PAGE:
This last week I had the pleasure of visiting a friend in Portland, Oregon. What a welcome vacation. I was taken by the incredible diversity of vegetation. In addition to a lot of native plants and unfamiliar species, there were a lot of introduced European species in the city. Seeing all the familiar plants of England felt like home after having lived in London. Below are 5 of my favourite plants that I saw in Portland.
1) Hawthorn, Crataegus spp.
Hawthorn is a beautiful tree that produces a cluster of strong-smelling white flowers in the spring and red berries in the autumn. The young leaves and fruits are edible. Although not hugely flavourful, no doubt one could find clever and delicious ways to prepare them. I personally enjoy the fruits as a trail nibble. Hawthorn has become one of the stars of herbal medicine as quite a few clinical trials have demonstrated good quality evidence for the treatment of mild to moderate heart failure. Hawthorn can also be used to treat high blood pressure and support circulation throughout the body.
2. Lemon balm, Melissa officinalis
Lemon balm is a gentle herb that always makes me smile. Maybe that’s just the first introduction to her gentle mood-uplifting and calming properties. I always get excited by the delicious lemony scent that arises when I rub the leaves between my fingers. There’s something about it that says, hey, look on the bright side of life. The delicious volatile oils make a great tasting tea that can be helpful to sooth digestion as well. I was feeling bloated after a few too many biscuits and gravy and a gentle tea of lemon balm mixed with some neighbouring spearmint fixed me right up.
3. Common fig, Ficus carica
What could be more exciting than walking down the street and finding some stray figs that have found their way into public space? Figs have long been a favourite of mine due to their delicious taste and hidden inner beauty. I have always been fascinated by the pollination of figs, the result of a symbiotic relationship with tiny wasps. A female wasp lays her eggs inside the enclosed flowers (imagine a small immature fig), the larvae hatch and mature inside the fig eventually flying away bringing pollen to new fig flowers. Most commercial Common figs ripen without being pollinated and do not produce seeds, so generally no, you are not eating dead wasps when you eat figs.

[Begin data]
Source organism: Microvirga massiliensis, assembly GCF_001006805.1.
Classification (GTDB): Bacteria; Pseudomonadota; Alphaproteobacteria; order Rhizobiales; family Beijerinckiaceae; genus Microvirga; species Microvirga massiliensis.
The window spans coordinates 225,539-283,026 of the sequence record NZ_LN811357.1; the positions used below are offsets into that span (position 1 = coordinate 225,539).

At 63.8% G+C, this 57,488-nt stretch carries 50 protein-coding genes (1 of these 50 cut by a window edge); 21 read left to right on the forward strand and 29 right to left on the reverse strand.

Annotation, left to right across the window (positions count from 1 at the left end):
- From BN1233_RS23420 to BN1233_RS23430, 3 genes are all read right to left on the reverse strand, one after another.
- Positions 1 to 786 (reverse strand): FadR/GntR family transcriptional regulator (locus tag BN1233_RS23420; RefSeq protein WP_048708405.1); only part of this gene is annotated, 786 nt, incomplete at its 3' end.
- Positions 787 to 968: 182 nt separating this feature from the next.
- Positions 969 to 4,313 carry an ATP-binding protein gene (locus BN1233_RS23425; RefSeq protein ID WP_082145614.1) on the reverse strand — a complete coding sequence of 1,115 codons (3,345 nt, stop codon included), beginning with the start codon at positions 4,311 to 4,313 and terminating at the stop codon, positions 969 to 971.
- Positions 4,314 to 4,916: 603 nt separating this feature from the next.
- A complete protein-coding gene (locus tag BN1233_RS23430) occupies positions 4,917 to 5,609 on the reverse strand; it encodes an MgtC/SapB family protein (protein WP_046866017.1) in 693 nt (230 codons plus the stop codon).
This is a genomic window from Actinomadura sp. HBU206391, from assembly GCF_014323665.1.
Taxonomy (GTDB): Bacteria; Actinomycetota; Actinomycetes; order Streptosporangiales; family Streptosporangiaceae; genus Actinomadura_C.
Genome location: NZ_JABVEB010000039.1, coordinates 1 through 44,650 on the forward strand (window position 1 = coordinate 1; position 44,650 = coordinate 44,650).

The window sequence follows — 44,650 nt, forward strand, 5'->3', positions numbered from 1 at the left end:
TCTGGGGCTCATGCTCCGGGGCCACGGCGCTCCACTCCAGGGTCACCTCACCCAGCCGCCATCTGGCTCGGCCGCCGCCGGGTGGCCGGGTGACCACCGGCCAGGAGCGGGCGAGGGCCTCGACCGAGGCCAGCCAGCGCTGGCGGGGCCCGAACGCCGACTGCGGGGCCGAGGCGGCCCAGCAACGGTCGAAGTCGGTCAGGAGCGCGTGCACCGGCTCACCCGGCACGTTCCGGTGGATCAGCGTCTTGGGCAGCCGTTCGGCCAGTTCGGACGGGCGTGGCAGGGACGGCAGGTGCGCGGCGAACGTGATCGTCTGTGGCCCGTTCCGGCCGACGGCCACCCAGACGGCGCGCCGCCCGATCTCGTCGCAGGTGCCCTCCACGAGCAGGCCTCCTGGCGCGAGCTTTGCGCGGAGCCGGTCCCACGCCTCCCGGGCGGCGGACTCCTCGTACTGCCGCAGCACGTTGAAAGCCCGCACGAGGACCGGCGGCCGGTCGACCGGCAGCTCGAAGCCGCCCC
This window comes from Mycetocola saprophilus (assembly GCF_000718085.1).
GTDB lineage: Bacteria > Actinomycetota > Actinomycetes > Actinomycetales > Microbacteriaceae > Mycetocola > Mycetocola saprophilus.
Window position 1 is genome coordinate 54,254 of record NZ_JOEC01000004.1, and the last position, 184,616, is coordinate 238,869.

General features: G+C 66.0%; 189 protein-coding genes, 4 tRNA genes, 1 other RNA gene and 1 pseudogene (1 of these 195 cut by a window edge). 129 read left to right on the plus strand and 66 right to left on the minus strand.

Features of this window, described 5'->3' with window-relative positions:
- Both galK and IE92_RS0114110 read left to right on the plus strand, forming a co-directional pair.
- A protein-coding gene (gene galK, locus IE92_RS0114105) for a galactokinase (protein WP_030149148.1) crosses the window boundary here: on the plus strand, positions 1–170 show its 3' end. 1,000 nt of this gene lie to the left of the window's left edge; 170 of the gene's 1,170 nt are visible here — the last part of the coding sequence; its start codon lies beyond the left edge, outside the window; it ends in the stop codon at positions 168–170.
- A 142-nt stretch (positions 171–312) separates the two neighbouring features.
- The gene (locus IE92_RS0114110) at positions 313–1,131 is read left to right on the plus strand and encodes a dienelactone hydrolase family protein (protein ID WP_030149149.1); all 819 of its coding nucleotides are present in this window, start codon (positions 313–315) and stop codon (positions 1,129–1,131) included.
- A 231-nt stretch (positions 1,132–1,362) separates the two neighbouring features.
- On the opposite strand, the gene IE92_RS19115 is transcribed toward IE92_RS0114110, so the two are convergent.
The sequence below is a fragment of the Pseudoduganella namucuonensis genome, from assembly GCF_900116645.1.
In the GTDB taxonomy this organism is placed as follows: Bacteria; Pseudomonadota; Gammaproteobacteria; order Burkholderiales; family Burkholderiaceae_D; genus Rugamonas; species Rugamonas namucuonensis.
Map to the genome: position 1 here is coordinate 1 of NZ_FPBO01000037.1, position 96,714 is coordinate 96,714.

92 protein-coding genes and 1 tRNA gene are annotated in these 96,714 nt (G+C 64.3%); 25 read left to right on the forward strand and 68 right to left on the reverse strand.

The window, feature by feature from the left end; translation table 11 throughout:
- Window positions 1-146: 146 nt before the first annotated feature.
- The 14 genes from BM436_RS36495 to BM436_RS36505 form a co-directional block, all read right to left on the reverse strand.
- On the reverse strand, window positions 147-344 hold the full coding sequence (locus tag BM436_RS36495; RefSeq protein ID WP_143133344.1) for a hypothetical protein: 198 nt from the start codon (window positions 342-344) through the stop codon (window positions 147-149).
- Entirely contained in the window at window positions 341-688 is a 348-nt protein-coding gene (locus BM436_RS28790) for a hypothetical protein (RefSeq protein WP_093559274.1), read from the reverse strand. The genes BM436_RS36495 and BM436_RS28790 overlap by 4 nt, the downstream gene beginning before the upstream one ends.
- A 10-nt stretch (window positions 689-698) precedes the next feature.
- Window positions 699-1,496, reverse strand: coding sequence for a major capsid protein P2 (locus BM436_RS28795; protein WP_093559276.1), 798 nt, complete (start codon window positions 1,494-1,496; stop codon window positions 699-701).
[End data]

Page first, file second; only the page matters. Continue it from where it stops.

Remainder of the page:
4. Japanese knotweed, Fallopia japonica/ Polygonum cuspidatum
I love plant controversy and when plants get the better of people I find it humbling. Japanese knotweed has gotten a lot of attention as a noxious weed in recent years due to its ability to grow through concrete, posing a threat to manmade constructions everywhere such as roads and building foundations. The tastiest edible parts are the young shoots that come up in the spring. They are extremely nutritious and contain lots of vitamin C and resveratrol. The latter is a potent antioxidant that has previously gotten attention for being in red wine (grape skins), but Japanese knotweed contains several times more. You can now even buy resveratrol supplements made from Japanese knotweed. It’s time to rethink our relationship with weeds and how to deal with them in healthy way!
5) Pokeroot, Phytolacca americana
Pokeroot is a poisonous plant that demonstrates all the subtlety of food versus medicine versus poison. The whole mature plant including the fruit is poisonous containing lots of saponins, soap-like compounds, that in high doses seriously disrupt the digestive system. However, the young shoots can be eaten, although I wouldn’t recommend it if you didn’t know what you were doing. In small doses the root is prepared as a tincture (alcoholic extract) in herbal medicine. There isn’t a lot of scientific evidence in humans to support the traditional usage of Pokeroot, but it was widely used by the Eclectic Physicians of the 19th century. The Eclectic Physicians were serious frontier doctors, very much informed by local Native Americans, who put herbal medicine to the test in real life or death situations. They kept fabulously detailed records of how they treated patients, preserving that knowledge into the modern era. Pokeroot supports lymphatic drainage and is best used where lymph nodes are enlarged and in conditions with a lot of pus, like severe acne.